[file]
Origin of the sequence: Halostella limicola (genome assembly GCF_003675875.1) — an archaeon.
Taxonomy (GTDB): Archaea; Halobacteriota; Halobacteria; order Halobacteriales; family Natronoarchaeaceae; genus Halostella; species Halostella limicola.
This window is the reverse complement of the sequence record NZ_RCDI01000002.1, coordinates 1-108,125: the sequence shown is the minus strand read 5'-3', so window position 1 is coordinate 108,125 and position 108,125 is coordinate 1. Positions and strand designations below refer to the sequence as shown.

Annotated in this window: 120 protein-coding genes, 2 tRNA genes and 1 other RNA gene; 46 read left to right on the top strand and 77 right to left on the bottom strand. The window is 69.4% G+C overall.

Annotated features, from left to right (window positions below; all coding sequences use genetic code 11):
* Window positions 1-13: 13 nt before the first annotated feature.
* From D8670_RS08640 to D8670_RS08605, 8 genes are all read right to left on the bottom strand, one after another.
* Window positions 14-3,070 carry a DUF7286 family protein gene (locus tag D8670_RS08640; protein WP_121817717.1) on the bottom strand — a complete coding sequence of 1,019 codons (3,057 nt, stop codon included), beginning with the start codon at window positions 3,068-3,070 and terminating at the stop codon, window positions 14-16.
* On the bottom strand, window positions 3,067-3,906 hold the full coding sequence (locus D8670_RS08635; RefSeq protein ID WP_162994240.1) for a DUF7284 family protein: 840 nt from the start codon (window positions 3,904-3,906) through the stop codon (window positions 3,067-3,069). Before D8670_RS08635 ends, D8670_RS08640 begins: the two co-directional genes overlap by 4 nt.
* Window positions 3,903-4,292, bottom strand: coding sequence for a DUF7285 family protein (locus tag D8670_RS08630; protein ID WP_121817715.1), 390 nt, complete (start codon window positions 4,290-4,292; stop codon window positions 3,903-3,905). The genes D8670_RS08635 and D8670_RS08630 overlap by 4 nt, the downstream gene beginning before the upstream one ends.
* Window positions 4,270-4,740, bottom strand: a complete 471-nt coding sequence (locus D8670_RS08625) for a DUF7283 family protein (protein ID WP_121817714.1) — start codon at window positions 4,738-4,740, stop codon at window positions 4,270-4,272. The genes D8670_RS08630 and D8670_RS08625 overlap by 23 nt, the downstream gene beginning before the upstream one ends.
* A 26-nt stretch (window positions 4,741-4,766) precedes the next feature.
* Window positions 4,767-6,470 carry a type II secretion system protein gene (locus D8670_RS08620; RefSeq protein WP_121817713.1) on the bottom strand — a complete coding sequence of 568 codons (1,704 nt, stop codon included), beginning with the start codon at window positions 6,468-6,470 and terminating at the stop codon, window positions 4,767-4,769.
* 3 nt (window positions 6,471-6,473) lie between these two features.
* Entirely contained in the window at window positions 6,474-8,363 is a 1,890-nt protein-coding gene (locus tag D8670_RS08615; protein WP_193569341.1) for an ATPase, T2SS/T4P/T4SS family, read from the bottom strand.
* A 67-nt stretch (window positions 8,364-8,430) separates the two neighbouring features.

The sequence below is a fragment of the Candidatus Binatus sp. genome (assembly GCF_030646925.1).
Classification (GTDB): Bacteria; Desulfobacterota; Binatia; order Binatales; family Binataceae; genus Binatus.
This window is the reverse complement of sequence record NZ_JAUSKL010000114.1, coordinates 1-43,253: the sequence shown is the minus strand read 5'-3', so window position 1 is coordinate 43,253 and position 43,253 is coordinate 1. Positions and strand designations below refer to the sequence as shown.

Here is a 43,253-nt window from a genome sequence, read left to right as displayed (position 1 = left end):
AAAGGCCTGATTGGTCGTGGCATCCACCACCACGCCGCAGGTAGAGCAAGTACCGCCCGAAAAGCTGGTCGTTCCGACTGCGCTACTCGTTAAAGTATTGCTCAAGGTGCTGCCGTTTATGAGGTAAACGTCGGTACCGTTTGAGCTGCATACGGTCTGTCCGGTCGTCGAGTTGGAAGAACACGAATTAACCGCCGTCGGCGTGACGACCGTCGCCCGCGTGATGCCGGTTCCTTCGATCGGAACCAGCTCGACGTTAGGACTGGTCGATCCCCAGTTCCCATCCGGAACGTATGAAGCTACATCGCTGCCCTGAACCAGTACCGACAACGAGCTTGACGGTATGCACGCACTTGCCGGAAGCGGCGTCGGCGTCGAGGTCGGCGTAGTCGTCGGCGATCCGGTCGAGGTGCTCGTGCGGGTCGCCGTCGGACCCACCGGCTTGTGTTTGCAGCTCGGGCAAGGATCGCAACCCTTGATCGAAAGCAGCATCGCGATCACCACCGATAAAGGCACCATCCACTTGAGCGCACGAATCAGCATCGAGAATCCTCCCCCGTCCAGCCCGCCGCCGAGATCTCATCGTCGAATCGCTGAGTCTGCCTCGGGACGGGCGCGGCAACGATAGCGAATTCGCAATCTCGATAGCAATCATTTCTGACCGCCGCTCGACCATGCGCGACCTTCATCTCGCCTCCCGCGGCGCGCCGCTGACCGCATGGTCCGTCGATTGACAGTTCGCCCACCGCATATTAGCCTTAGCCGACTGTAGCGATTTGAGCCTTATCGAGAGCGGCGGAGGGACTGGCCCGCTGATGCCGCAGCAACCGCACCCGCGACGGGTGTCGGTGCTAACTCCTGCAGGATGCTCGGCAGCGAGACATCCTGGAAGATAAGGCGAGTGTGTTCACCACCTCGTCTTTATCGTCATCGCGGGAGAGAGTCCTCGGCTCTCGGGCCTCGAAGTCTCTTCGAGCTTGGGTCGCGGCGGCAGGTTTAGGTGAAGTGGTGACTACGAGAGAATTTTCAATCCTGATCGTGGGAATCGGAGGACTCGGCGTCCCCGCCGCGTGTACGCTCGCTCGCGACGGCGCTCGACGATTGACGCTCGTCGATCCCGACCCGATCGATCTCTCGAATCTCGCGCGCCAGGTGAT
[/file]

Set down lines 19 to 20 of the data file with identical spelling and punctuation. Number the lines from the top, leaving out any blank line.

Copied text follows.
This window is the reverse complement of sequence record NZ_JAUSKL010000114.1, coordinates 1-43,253: the sequence shown is the minus strand read 5'-3', so window position 1 is coordinate 43,253 and position 43,253 is coordinate 1. Positions and strand designations below refer to the sequence as shown.

Here is a 43,253-nt window from a genome sequence, read left to right as displayed (position 1 = left end):